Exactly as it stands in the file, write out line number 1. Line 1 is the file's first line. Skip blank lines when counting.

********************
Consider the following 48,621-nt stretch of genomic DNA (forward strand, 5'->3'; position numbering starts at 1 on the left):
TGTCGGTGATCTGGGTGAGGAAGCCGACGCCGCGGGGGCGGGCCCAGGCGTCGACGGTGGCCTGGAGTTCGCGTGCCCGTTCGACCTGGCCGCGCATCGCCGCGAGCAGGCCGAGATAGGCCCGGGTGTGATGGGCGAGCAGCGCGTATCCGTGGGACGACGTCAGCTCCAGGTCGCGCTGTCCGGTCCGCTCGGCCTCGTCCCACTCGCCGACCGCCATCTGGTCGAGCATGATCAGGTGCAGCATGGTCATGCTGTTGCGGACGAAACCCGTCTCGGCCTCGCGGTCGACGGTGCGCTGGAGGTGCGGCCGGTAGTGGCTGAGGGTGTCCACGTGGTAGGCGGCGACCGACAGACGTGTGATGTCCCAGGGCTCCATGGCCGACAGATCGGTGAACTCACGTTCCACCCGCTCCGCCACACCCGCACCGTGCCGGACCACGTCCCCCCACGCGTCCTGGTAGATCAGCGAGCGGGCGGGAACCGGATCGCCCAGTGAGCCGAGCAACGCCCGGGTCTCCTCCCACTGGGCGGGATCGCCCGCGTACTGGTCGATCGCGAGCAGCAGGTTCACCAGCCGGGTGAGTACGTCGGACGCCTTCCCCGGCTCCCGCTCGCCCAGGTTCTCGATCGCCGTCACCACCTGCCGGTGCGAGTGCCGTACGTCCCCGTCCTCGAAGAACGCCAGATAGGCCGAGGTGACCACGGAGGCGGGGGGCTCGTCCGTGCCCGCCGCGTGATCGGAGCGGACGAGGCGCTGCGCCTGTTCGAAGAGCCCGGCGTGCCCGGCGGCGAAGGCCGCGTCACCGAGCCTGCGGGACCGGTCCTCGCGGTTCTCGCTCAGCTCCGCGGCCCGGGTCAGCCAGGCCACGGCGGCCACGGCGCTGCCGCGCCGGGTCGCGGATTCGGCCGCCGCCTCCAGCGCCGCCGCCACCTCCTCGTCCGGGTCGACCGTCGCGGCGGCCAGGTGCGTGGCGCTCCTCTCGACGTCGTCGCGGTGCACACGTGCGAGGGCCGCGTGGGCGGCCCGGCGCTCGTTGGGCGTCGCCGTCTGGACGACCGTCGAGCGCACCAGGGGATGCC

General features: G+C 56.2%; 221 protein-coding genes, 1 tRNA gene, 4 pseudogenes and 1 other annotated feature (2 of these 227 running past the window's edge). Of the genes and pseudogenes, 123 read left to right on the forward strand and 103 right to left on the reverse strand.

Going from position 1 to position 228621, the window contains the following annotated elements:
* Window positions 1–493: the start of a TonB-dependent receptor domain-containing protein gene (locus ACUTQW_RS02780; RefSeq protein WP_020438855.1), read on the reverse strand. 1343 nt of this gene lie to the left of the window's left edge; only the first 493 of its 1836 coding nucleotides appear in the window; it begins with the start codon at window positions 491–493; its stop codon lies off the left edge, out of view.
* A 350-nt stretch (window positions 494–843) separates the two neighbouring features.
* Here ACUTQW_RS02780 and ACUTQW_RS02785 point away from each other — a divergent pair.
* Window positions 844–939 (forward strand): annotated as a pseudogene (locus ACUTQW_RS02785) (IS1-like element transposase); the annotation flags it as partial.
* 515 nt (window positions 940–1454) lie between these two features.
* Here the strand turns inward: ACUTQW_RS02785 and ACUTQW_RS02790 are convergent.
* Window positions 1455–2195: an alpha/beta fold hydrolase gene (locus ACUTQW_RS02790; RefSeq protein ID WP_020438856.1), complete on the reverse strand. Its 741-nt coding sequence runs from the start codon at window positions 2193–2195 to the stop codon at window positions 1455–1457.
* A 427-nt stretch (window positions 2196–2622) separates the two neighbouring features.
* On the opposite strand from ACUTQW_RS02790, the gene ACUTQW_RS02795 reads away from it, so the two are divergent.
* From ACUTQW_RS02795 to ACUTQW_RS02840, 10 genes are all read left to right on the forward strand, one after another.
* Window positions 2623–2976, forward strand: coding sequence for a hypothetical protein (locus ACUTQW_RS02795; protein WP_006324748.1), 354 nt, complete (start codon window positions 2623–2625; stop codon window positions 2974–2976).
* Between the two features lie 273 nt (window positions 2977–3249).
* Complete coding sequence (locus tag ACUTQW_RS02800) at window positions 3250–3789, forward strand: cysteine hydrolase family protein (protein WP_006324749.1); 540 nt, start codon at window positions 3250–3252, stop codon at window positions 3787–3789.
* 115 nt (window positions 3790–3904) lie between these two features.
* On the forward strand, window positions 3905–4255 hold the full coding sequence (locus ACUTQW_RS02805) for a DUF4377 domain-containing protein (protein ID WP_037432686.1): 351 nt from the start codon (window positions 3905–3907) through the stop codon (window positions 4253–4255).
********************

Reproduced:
Consider the following 48,621-nt stretch of genomic DNA (forward strand, 5'->3'; position numbering starts at 1 on the left):